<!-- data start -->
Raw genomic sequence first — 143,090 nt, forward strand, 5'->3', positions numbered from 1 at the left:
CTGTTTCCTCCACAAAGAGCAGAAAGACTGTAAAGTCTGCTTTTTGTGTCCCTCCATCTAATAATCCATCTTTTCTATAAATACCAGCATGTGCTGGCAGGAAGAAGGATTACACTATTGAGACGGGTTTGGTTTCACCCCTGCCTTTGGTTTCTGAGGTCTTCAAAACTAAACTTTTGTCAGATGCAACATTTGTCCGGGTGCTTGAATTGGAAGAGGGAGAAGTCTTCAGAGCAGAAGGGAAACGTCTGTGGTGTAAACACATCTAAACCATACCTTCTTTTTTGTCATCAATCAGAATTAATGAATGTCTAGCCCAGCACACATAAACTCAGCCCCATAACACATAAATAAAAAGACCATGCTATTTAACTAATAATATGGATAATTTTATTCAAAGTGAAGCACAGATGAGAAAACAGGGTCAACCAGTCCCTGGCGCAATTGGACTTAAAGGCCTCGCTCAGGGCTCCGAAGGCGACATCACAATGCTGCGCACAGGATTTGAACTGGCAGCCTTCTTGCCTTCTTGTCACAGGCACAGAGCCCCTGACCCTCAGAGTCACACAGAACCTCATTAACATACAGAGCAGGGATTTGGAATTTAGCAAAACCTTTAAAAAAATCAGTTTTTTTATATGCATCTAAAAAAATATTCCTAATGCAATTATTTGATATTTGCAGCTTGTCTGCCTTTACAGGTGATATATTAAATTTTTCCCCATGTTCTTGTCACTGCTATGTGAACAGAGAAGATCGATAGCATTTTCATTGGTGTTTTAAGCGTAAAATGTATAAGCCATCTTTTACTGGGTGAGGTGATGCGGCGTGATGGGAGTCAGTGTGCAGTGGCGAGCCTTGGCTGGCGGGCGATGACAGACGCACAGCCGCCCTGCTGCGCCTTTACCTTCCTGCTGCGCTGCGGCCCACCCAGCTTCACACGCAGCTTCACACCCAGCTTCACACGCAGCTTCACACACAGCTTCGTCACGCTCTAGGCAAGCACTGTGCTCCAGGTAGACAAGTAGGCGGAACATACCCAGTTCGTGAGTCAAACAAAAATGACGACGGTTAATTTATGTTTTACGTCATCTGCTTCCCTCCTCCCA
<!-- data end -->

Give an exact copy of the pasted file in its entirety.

Raw genomic sequence first — 143,090 nt, forward strand, 5'->3', positions numbered from 1 at the left:
CTGTTTCCTCCACAAAGAGCAGAAAGACTGTAAAGTCTGCTTTTTGTGTCCCTCCATCTAATAATCCATCTTTTCTATAAATACCAGCATGTGCTGGCAGGAAGAAGGATTACACTATTGAGACGGGTTTGGTTTCACCCCTGCCTTTGGTTTCTGAGGTCTTCAAAACTAAACTTTTGTCAGATGCAACATTTGTCCGGGTGCTTGAATTGGAAGAGGGAGAAGTCTTCAGAGCAGAAGGGAAACGTCTGTGGTGTAAACACATCTAAACCATACCTTCTTTTTTGTCATCAATCAGAATTAATGAATGTCTAGCCCAGCACACATAAACTCAGCCCCATAACACATAAATAAAAAGACCATGCTATTTAACTAATAATATGGATAATTTTATTCAAAGTGAAGCACAGATGAGAAAACAGGGTCAACCAGTCCCTGGCGCAATTGGACTTAAAGGCCTCGCTCAGGGCTCCGAAGGCGACATCACAATGCTGCGCACAGGATTTGAACTGGCAGCCTTCTTGCCTTCTTGTCACAGGCACAGAGCCCCTGACCCTCAGAGTCACACAGAACCTCATTAACATACAGAGCAGGGATTTGGAATTTAGCAAAACCTTTAAAAAAATCAGTTTTTTTATATGCATCTAAAAAAATATTCCTAATGCAATTATTTGATATTTGCAGCTTGTCTGCCTTTACAGGTGATATATTAAATTTTTCCCCATGTTCTTGTCACTGCTATGTGAACAGAGAAGATCGATAGCATTTTCATTGGTGTTTTAAGCGTAAAATGTATAAGCCATCTTTTACTGGGTGAGGTGATGCGGCGTGATGGGAGTCAGTGTGCAGTGGCGAGCCTTGGCTGGCGGGCGATGACAGACGCACAGCCGCCCTGCTGCGCCTTTACCTTCCTGCTGCGCTGCGGCCCACCCAGCTTCACACGCAGCTTCACACCCAGCTTCACACGCAGCTTCACACACAGCTTCGTCACGCTCTAGGCAAGCACTGTGCTCCAGGTAGACAAGTAGGCGGAACATACCCAGTTCGTGAGTCAAACAAAAATGACGACGGTTAATTTATGTTTTACGTCATCTGCTTCCCTCCTCCCA